Study warns major cities threatened by coming hurricanes and cyclones

A new study has predicted that there will be an expansion of hurricanes and typhoons across the planet, threatening some cities.

@JakConnorTT
Published Tue, Jan 4 2022 2:33 AM CST   |   Updated Thu, Jan 27 2022 2:00 AM CST

A newly published study has put forward some stark details about future hurricanes and the dangers that of them roaming further around the planet.

Study warns major cities threatened by coming hurricanes and cyclones 01 | TweakTown.com

The new study published in Nature Geoscience by researchers from Yale suggests that tropical cyclones - hurricanes and typhoons - will begin roaming further in their respective hemispheres than they have for the last 3 million years. The researchers write that hurricanes and typhoons located in the mid-latitude ranges of Earth will begin to expand as a result of greenhouse gas emissions.

Researchers suspect after looking at multiple lines of evidence that in the 21st century, we could see an increase in tropical cyclones, which increases the risk for major cities located in the mid-latitude regions of Earth such as New York, Boston, Beijing, and Tokyo. According to the first author behind the study, Joshua Studholme, the research predicts that the wider range of latitudes that tropical cyclones will occur in the 21st century hasn't happened on Earth for the last 3 million years.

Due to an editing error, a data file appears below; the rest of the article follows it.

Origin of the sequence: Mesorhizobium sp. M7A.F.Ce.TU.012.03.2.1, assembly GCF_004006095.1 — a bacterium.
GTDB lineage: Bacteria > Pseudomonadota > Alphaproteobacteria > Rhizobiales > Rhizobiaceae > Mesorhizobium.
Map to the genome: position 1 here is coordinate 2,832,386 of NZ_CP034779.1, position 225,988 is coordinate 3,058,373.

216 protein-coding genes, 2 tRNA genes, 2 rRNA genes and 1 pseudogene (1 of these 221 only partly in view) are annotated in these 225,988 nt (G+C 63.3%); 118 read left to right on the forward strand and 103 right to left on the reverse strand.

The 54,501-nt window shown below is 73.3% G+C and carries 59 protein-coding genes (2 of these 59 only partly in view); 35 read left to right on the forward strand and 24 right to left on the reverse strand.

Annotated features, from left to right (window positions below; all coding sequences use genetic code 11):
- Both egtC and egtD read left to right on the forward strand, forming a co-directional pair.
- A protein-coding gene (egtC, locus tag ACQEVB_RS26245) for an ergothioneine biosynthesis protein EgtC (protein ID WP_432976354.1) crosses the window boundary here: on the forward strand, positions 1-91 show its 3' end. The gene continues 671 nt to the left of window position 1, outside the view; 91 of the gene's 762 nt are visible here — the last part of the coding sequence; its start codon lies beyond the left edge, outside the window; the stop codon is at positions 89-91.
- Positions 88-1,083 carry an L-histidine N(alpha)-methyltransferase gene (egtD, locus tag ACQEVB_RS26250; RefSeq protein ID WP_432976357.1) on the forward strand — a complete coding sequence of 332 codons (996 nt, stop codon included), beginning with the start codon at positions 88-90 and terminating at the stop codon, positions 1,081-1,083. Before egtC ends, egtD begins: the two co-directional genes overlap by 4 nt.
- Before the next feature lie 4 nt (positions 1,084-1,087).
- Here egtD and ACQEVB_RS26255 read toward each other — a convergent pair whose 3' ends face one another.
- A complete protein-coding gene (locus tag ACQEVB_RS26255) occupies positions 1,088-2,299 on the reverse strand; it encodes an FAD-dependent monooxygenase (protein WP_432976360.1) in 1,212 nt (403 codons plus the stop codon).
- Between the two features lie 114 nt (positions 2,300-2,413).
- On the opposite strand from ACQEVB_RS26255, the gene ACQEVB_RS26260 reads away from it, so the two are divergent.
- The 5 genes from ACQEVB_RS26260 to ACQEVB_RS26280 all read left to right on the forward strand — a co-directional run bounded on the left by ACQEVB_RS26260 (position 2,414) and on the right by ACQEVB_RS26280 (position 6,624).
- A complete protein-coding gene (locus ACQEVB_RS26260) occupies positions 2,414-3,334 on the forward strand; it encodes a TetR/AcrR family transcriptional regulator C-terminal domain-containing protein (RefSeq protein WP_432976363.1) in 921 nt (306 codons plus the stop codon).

"This represents an important, under-estimated risk of climate change. This research predicts that the 21st century's tropical cyclones will likely occur over a wider range of latitudes than has been the case on Earth for the last 3 million years," said first author Joshua Studholme, a physicist in Yale's Department of Earth and Planetary Sciences in the Faculty of Arts and Sciences

"There are large uncertainties in how tropical cyclones will change in the future. However, multiple lines of evidence indicate that we could see more tropical cyclones in mid-latitudes, even if the total frequency of tropical cyclones does not increase, which is still actively debated. Compounded by the expected increase in average tropical cyclone intensity, this finding implies higher risks due to tropical cyclones in Earth's warming climate," said Alexey Fedorov, a professor of oceanic and atmospheric sciences at Yale, Sergey Gulev of the Shirshov Institute of Oceanology.

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NEWS SOURCE:phys.org

Jak joined the TweakTown team in 2017 and has since reviewed 100s of new tech products and kept us informed daily on the latest science and space news. Jak's love for science, space, and technology, and, more specifically, PC gaming, began at 10 years old. It was the day his dad showed him how to play Age of Empires on an old Compaq PC. Ever since that day, Jak fell in love with games and the progression of the technology industry in all its forms. Instead of typical FPS, Jak holds a very special spot in his heart for RTS games.

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